Who should buy Digg? Nobody, says community

Who should buy Digg? Nobody, says community

Summary: Perhaps the most intriguing thing about a possible Digg sale isn't how much its co-founders may pocket or even who will be the site's new owner, but rather how a sale will impact on the community and, more importantly, page views.

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TOPICS: CXO
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Digg is reportedly up for sale, with Microsoft, Google and two unnamed media companies putting the social news site through due diligence. The price tag being somewhere in the 200+ million ball park, offering co-founders Rose and Adelson the exit strategy many suspect they've craved for months.

However, perhaps the most intriguing thing about a possible Digg sale isn't how much its co-founders may pocket or even who will be the site's new owner, but rather how a sale will impact on the community and, more importantly, page views.

Looking through comments left over at Digg, where TechCrunch's scoop inevitably got promoted to the front page, the message is clear. "Don't sell Digg Kevin!", writes Bobnote. While Hobbes24 writes, "I've got a bad feeling about this...".

Allen Stern, over at CenterNetworks, predicts that if Microsoft or Google were to acquire Digg, "the mass exodus will begin swiftly." The comments above, if taken at face value, would seem to back this up. The point is, whoever becomes Digg's new custodian will have to spend a lot of energy managing the transition in terms of the community's expectations and fears or risk devaluing Digg dramatically before the ink has dried on any such deal.

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Also see: Larry Dignan's take on which company would be the best fit for Digg.

Topic: CXO

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5 comments
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  • wonder if once they sell it.. if someone will sue them.

    Seems the logical choice.. hey they have money.. lets sue them.

    Course if the users revolt again, you could have people stop using it.

    They have to be very careful with how they handle this.

    Me thinks kevin wants to retire.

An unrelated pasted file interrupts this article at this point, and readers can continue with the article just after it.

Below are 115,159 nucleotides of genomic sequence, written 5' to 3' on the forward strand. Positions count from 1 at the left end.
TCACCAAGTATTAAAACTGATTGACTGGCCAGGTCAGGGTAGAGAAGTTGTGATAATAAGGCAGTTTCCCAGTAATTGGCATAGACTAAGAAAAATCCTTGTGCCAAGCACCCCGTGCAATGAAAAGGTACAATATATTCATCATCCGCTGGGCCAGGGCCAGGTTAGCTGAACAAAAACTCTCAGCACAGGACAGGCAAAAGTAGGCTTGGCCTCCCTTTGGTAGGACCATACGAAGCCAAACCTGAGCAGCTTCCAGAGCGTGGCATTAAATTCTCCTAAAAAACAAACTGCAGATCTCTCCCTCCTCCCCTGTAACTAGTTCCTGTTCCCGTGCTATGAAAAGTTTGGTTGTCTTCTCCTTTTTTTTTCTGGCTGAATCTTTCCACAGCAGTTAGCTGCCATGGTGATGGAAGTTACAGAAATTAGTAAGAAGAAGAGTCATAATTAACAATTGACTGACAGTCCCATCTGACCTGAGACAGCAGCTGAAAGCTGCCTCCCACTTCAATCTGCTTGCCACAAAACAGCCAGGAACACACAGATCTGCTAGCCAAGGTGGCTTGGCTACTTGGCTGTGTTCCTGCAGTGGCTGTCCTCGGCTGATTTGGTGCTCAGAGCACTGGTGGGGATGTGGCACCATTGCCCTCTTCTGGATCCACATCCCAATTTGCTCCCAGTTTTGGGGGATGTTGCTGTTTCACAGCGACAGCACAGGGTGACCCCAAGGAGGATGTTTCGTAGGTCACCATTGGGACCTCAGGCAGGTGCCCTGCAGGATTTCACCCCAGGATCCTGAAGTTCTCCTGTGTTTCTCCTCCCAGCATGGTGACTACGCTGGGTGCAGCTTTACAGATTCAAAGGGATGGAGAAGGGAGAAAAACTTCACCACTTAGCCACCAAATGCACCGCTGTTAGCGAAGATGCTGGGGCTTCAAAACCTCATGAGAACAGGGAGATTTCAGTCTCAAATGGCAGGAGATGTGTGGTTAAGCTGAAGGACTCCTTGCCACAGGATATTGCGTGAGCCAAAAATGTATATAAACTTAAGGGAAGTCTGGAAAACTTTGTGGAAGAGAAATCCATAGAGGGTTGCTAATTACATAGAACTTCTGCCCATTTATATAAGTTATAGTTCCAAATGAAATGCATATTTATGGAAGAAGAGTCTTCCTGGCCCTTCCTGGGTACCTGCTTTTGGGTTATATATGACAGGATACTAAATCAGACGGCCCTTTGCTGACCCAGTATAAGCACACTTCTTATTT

Been_Done_Before
  • Time to say goodbye

    Typo police: I think you meant "exit" strategy rather than
    "exist."

    Certainly, Rose is part of Digg's mass appeal. He'd kind of the
    average geeky guy (a little better looking, perhaps) gone big
    time who people still admire and listen to. It has to be hard,
    though. He took flak for partnering with Microsoft with his ad
    deals and upset some people with other business oriented
    things he's done. But you can't be perfect and please everyone,
    no matter how hard you try. If he sold the company, he's sure
    to take a good number of Digg'ers with him. But I think the
    cold fact is he's grown an idea into something he can be proud
    of. And profiting from his blood, sweat and tears shouldn't be
    considered evil or skipping out on his readers. If it's time for
    him to move on and exit Digg, he needs to do it for himself
    and trust in his readers to be grown up enough to respect him
    for his decision. I think that if they are able to separate Rose
    the leader from DIgg the community, it will help to answer
    whether the new owner's have a chance to maintain that trust
    he's built and keep Digg alive.
    Chiatzu
    • Typo fixed.

      Thanks.
      Steve O'Hear
  • Digg not worth 50 cents

    Why would anybody want to pay a dime for a website that is barely making any money is beyond my comprehension.

    A lot of people are buying into the hype about "social networks", but so far all I see is the same junk as the dot com fiasco in 2000. A lot of talk, nothing worth the investment.
    wackoae
  • RE: Who should buy Digg? Nobody, says community

    digg is owned by the owners who made that they must not be selling that to others.
    http://laptops.baysworld.com
    arslanhassan999